“The more you sweat in training, the less you bleed in battle.”
From what I could gather from a quick interwebz search, this is a quote taken from General George Patton (though swap “training” for “peace,” but the spirit of the quote remains the same.) I strayed across it this morning and it accurately portrays the life of an athlete. There is the competition season and there is the off-season. The off-season should be reserved for rest and recuperation from competition and building up strength for the next round of competition. (Charlie will delve into this in the coming weeks.)
*sigh* Often, though, we see kids (as young as 9 or 10!) competing all. Year. Round. For the ENTIRE YEAR. (For more on this topic, click here.) There are a plethora of problems with this (overuse injuries at young ages, burning out, peaking to early in life, not to mention having zero social life…) but I’ll focus on an aspect that frustrates and saddens the SAPT coaches, one which we are constantly lamenting: total lack of training in favor of competition. Everyone wants to compete but no one wants to train to prepare for competition. (this goes for big boy and girl athletes too. You can’t compete all year-round.)
Competition season often has erratic schedules and can wreck havoc on eating habits, sleep schedules, and the ability to train regularly. That’s expected for a few months, but if an athlete is competing all the time, when will he/she recuperate and grow stronger? How will the joints (and their surrounding tissues) that get abused and overused during the season ever recover? Strength training not only strengthens muscles, but the tendons and ligaments too, which helps prevent overuse injuries because the tissues are more capable of handling the competition performance.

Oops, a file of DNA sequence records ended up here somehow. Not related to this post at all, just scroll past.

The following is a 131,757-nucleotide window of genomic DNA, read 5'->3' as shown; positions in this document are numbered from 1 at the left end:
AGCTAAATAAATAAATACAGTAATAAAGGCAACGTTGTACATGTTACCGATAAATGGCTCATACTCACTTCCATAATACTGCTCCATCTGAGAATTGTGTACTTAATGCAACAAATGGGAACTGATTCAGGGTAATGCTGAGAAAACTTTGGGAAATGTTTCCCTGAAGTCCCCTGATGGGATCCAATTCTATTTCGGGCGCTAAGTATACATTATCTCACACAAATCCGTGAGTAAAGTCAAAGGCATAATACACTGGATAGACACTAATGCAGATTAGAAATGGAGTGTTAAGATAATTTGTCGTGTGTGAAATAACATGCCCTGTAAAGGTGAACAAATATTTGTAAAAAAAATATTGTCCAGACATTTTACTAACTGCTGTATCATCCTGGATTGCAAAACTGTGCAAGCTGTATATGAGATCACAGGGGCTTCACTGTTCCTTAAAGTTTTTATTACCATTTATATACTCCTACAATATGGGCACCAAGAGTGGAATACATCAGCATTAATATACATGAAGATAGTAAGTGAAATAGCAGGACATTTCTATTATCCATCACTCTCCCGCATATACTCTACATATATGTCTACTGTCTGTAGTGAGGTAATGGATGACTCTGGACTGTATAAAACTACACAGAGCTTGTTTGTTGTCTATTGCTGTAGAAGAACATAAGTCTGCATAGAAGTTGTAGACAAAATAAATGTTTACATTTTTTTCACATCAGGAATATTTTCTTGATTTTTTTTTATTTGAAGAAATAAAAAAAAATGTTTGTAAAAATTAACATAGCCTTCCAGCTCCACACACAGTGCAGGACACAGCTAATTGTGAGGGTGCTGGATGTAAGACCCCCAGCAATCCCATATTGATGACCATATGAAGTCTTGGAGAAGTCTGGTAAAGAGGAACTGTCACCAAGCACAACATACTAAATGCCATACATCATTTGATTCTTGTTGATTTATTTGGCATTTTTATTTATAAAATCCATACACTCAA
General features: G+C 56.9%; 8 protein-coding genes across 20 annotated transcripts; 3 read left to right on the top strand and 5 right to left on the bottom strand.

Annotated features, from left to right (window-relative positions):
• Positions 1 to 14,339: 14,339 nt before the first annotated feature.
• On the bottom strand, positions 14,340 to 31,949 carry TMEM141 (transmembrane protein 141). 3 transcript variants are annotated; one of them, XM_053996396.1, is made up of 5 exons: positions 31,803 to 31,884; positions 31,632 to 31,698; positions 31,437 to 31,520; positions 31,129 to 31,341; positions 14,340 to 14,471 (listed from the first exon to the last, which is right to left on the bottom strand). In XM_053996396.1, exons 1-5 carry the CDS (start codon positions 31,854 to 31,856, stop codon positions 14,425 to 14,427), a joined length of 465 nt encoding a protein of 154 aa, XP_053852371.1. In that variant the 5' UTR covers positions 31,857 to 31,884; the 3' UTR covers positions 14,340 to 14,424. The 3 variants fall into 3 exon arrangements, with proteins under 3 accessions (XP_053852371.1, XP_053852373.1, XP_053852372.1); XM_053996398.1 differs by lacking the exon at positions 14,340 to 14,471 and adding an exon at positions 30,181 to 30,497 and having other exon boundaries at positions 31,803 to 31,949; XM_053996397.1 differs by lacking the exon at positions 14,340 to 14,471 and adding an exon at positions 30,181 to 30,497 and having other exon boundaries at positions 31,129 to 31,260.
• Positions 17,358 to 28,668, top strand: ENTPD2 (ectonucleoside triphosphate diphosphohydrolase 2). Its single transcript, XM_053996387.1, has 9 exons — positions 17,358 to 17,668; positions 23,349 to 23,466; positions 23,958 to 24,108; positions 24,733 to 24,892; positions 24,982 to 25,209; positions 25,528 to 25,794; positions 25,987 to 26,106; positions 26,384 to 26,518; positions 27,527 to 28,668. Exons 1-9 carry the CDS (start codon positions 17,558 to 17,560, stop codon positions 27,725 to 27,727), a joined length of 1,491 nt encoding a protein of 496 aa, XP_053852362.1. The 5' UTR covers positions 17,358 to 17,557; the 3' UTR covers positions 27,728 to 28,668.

Taking an off-season (a TRUE off season, not playing on a club team) is crucial for long-term athletic success, both in the sport of choice and life. We see a lot of baseball players and volleyball players at SAPT. We’ve definitely seen an increase in the number of players with shoulder/elbow issues and (more the ladies) ACL repair surgeries. And NONE of these kids have even completed high school yet. That’s not supposed to happen. Here’s an article about the retirement of Dr. Frank Jobe, the first surgeon to perform a Tommy John surgery (reconstruction of the ulnar collateral ligament in the elbow). The quote that stuck out to me the most was:
Jobe and John are alarmed by the numbers of 12- to 17-year-olds who are having the operation.
“It’s like an epidemic, and it’s going to grow exponentially,” John said. “These kids are rupturing the ligament. They’re playing year-round baseball.” Justin Verlander, he argued, does not pitch-year round. Why do teenagers?
“The ligament needs rest,” Jobe said.
And that doesn’t just apply to baseball players. It’s an example; apply this across the athletic spectrum to athletes who compete in year-round sports. It’s insane and as a coach, it breaks my heart to see athletes hurt and unable to compete (or function in daily life) in the sport they love. The frustrating aspect? Most of these injuries could be prevented if athletes just strength trained in the off-season with a dedicated focus on getting stronger and building an athletic foundation upon which their specific skills would only flourish (not diminish as some people are wont to think).
Worried the sport specific skills would evaporate over a “long” off-season? Fine, twice a week, work on a few specific skills, for example, lay-ups, volleyball serves, hitting (baseball)… but don’t compete. Get stronger, eat well, sleep well, and I guarantee that the next competition season will be stellar.